The big story in my garden last month was hurricane Matthew, which brushed just offshore of Jacksonville. Oh, and Jacksonville happens to be where we live. Some neighbors had to deal with snapped or uprooted trees and others had to worry about flooding, but when we returned home, I was delighted to find nothing more than a tilted palm tree and broken branches. My little mailbox garden greeted us cheerfully as if nothing had happened, and the rain garden/dry creek bed did exactly what they were supposed to do; prevent flooding in my back yard. The biggest impact of the hurricane was that evacuating for a few days made me all the more eager to get outside and garden again.
Since it’s cool enough to garden with my toddler again, I’ve had a lot more time to get things done outside. Better yet, he’s now old enough to help me out in the front yard without wandering out of sight, which means that the front yard’s foundation planting can finally get the attention it deserves. And boy did it need some help. Since that blasted torpedo grass has managed to create a deep network of roots throughout the bed, my only option was to dig up the majority of the plants, untangle the torpedograss rhizomes from their rootballs, and start fresh with a new and simplified arrangement. The priority was to remove any plants that served no clear purpose or distracted from the composition. A rosebush, milkweed, liriope and even a big purple crinum were all removed so that I could make the mass of ‘Cherry Coke’ Dyckia plants the star of the show. To help them stand out more, I limited my plant palette to plants with lighter shades and contrasting textures.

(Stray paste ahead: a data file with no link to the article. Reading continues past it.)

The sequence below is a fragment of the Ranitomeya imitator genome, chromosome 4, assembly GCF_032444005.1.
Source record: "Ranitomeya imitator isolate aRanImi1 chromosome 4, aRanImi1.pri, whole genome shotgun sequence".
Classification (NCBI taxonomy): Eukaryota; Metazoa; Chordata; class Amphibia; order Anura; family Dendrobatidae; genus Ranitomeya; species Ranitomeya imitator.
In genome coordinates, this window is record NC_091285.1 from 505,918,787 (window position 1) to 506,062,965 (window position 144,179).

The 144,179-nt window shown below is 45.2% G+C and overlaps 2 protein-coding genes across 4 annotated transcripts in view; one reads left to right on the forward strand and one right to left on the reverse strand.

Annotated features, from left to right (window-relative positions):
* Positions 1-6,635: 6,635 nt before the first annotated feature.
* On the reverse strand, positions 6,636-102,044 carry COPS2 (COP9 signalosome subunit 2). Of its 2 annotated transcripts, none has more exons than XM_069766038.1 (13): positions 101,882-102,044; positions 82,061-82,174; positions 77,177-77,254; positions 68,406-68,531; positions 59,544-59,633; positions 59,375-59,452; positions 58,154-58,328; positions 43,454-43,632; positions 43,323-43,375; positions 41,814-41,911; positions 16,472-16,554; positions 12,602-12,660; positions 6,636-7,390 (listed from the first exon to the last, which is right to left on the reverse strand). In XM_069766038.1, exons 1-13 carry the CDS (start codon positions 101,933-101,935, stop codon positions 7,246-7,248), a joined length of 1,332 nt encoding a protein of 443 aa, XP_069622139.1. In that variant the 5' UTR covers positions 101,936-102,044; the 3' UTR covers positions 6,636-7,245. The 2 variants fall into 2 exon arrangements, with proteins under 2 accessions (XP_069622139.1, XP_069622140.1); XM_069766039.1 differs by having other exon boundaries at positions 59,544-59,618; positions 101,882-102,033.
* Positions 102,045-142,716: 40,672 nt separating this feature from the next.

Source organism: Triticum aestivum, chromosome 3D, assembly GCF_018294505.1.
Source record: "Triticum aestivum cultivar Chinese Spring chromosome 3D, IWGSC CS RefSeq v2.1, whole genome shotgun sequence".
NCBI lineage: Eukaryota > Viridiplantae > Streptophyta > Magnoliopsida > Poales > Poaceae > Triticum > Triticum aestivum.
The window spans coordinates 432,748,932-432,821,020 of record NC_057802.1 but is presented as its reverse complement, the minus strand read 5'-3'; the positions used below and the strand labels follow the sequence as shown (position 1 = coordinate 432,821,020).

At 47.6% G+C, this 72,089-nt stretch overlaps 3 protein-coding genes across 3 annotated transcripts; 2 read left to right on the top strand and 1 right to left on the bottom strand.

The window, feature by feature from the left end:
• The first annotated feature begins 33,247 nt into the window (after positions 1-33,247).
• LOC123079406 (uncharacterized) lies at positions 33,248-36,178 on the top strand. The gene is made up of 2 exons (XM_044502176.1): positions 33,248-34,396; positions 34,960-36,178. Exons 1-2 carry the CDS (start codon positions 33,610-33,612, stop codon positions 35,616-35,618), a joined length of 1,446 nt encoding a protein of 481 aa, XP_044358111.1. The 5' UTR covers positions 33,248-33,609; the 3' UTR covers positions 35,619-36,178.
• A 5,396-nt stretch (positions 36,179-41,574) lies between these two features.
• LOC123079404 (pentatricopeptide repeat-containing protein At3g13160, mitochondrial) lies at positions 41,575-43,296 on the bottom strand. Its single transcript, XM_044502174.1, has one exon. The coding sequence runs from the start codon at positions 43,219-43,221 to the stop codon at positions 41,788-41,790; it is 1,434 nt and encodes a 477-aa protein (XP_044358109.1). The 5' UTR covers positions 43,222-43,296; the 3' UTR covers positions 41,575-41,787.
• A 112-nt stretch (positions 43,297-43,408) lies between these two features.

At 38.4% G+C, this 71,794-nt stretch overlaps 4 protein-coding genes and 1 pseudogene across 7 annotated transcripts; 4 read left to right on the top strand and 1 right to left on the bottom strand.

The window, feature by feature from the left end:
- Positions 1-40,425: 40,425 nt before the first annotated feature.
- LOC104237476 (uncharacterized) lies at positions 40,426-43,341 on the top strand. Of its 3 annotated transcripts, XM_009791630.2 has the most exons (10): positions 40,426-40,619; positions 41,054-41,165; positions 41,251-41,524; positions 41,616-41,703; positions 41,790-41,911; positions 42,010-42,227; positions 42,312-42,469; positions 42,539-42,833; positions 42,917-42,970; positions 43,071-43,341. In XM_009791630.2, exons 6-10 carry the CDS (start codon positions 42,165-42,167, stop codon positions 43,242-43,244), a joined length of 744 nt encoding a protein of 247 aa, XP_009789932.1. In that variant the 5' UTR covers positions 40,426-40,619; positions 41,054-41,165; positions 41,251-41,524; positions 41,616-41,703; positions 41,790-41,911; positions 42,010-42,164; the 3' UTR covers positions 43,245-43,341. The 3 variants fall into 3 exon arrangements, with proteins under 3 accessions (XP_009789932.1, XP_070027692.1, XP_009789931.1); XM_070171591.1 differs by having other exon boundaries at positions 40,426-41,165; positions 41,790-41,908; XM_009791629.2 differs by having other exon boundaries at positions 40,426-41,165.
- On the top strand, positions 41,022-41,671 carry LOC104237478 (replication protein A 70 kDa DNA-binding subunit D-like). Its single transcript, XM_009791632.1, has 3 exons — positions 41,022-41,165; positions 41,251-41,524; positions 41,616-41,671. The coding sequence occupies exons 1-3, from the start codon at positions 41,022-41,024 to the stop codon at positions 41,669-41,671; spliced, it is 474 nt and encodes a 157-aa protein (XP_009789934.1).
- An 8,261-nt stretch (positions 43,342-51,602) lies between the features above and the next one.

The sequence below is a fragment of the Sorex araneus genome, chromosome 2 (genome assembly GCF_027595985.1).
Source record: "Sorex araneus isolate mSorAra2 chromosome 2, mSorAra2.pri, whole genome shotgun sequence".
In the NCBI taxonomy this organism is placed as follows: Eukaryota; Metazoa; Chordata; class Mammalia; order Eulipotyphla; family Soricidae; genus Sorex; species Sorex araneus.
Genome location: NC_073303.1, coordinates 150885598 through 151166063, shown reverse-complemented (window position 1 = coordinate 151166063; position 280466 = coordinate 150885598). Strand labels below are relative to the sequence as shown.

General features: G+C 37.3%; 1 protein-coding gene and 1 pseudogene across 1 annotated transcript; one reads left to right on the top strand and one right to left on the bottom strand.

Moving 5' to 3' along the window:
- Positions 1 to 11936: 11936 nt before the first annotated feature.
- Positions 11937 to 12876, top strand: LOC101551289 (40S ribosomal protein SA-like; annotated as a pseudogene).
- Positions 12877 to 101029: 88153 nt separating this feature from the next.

My festive little mailbox garden combines marigolds, croton, agapanthus and a backdrop of rushes.

The 'Everillo' sedges did an excellent job of preventing erosion in my dry creek bed.

Once it was clear to me that the plant choices were starting to resemble undersea corals and sea anemones, I decided to go with a coral reef theme and picked plants with colorful and decidedly un-leaf like foliage. Succulents are usually used for this kind of garden, but since I have a clayey and often damp garden in Florida, I had to get creative. For the effect of seaweed and seagrasses, I planted foxtail asparagus and ‘Frosty Curls’ sedge. To replicate coral, I used succulents, (Echeveria ‘Topsy Turvy’) various silvery sage-colored Billbergia bromeliads, tightly clipped balls of variegated Pittosporum, ‘Little John’ bottlebrush, Cuphea, ‘Frosty Curls’ sedge and for the time being, a few orange-flowered Calibrachoa plants. All of this is planted in front of a nearly black hedge of ‘Little John’ (no relation to the bottlebrush of the same name) Azalea for maximum impact. Even though the foundation planting is close to completion, I’ll still have to fill in the gaps to get that tightly-packed coral reef look. I plan on planting flowering kale and Sedum (‘Coral Carpet’, perhaps?) to fill in any gaps, and even some coral bells, (Heuchera ‘Paris’, ‘Dolce Cinnamon Curls’ and ‘Circus’) to brighten up the shadier parts of the bed. To brighten up the border and tie it together visually with the white trim on my house, I’ll also add some white petunias such as ‘Supercascade White’. The funnel-shaped blooms might even look a bit like sea anemones in the right setting. 

Here’s the foundation planting so far! I plan to fill the gaps with annual flowers..

Concrete bowl of succulents between the dyckia plants to get drainage and can be removed during frosts.

I’m taking it slow on the veggie garden this season, mostly because I’ve learned that keeping up with both a toddler and an expansive vegetable garden is harder than it looks. So instead of planting a slew of different vegetables this time around, I’ll focus on planting some easy edibles in a small patch that my son and I can easily maintain. Peas, radishes, baby carrots and salad greens are all rewarding and relatively fast-growing, so they’re a good fit for my toddler’s attention span. However, I can’t resist planting some kale and cabbage so that he’ll get to watch them get huge over the course of a few months. Besides, maybe he’ll seem to grow up more slowly by comparison.

While the side yard garden is in need of renovation, the sweet marigold and kumquat steal the show.

Note to self: Sweet potatoes are definitely good candidates for vertical gardening.